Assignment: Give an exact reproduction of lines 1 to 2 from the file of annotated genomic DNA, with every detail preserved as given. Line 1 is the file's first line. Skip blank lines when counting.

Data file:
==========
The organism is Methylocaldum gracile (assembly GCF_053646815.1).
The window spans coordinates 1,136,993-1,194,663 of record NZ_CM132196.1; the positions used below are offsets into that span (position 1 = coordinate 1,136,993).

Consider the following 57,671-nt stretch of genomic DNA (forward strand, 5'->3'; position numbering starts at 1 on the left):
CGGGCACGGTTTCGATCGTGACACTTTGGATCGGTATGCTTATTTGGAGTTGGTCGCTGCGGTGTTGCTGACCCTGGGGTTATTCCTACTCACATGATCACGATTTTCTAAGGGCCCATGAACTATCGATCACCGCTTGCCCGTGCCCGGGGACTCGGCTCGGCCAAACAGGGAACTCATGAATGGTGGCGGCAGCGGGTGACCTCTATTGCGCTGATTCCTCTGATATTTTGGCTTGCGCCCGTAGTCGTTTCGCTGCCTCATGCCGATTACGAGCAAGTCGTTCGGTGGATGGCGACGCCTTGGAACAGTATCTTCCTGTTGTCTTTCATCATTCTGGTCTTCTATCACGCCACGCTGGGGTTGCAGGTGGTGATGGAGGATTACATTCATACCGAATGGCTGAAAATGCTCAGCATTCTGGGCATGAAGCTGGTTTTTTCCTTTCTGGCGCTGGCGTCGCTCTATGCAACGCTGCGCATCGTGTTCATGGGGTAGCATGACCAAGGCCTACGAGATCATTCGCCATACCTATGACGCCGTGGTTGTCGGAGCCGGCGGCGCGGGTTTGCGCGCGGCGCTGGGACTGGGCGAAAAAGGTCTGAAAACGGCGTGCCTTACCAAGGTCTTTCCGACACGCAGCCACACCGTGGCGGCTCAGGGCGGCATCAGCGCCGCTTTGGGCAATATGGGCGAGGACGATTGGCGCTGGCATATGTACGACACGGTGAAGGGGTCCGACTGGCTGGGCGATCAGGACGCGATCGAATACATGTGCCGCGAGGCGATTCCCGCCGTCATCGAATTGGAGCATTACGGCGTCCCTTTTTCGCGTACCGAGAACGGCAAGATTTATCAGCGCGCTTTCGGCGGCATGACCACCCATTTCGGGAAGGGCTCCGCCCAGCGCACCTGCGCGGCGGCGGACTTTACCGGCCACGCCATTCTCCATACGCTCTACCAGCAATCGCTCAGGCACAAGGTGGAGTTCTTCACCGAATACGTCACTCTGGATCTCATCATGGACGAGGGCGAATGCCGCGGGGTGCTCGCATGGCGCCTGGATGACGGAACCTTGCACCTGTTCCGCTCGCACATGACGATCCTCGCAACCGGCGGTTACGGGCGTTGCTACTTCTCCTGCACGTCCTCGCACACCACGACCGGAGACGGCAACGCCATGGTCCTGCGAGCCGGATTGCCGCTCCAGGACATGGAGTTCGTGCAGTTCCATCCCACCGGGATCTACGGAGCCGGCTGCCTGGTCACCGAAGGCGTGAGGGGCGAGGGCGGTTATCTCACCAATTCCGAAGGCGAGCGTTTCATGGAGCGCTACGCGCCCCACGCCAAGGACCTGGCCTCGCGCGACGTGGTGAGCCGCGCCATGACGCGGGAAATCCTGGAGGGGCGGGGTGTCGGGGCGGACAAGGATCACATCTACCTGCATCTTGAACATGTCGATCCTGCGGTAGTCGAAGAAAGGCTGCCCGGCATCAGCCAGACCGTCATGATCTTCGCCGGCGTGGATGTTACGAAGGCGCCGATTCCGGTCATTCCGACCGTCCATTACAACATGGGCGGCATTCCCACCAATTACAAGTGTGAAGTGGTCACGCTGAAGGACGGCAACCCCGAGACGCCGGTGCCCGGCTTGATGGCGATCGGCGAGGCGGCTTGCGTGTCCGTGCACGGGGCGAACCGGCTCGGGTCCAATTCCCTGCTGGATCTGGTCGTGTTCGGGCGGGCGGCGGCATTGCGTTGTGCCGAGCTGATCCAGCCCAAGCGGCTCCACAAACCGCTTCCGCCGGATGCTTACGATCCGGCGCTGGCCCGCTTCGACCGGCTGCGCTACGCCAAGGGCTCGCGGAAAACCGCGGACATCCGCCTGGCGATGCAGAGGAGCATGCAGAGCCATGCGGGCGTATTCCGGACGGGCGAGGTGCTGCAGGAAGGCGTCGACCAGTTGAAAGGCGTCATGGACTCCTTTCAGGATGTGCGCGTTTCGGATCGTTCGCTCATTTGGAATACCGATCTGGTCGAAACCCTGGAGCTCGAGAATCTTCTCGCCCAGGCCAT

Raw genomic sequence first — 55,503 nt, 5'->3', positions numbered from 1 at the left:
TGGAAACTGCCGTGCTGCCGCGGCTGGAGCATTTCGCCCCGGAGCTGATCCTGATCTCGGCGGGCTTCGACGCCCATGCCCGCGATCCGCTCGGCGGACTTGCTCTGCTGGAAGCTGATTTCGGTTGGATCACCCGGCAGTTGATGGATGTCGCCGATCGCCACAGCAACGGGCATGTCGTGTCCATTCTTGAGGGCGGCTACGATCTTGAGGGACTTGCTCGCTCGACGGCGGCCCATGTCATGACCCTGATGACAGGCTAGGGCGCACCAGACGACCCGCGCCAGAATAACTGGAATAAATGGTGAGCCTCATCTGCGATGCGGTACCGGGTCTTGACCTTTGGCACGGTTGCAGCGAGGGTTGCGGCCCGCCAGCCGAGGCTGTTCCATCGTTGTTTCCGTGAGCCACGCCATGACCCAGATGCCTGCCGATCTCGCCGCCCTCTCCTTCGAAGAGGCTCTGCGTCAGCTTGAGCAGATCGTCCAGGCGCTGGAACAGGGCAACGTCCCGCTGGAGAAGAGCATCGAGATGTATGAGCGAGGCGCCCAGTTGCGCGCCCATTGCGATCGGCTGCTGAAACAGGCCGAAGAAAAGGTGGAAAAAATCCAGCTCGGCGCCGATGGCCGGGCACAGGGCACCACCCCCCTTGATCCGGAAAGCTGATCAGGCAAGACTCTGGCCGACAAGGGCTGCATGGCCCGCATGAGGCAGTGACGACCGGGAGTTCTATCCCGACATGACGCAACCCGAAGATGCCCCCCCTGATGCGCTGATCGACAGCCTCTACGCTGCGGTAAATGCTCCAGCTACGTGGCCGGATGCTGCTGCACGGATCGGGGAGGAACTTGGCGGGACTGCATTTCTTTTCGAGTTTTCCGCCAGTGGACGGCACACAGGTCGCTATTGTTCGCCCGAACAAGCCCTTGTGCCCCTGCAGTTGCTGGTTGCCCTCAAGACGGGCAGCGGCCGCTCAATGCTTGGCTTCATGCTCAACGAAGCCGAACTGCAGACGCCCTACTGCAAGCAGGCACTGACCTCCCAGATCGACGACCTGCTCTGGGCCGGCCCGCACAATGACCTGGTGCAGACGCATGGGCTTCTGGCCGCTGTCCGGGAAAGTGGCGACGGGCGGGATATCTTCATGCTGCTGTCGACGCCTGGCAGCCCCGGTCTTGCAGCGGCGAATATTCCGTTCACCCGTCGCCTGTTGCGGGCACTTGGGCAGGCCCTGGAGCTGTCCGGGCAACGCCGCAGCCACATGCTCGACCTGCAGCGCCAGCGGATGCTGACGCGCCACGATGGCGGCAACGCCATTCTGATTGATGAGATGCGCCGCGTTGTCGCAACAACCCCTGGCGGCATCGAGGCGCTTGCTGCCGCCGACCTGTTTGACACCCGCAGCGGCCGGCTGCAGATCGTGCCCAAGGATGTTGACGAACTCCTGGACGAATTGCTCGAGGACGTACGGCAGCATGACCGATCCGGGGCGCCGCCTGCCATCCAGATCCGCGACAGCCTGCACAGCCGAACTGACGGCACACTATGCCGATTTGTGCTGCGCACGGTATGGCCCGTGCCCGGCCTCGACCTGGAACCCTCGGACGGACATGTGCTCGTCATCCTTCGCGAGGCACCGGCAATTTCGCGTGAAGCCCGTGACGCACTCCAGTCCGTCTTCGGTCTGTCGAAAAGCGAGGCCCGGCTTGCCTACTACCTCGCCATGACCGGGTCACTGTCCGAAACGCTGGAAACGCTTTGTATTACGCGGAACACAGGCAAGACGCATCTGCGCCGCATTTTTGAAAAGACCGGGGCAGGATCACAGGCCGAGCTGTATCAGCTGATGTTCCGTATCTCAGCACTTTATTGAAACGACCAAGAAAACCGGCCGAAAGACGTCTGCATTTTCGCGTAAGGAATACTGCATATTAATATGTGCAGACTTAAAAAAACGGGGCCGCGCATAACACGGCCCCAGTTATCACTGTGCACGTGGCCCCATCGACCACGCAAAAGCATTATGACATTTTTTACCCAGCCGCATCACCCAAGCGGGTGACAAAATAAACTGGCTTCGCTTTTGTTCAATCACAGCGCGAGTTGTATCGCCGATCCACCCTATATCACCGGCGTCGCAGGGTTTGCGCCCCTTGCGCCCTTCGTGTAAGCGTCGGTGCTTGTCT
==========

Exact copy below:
The organism is Methylocaldum gracile (assembly GCF_053646815.1).
The window spans coordinates 1,136,993-1,194,663 of record NZ_CM132196.1; the positions used below are offsets into that span (position 1 = coordinate 1,136,993).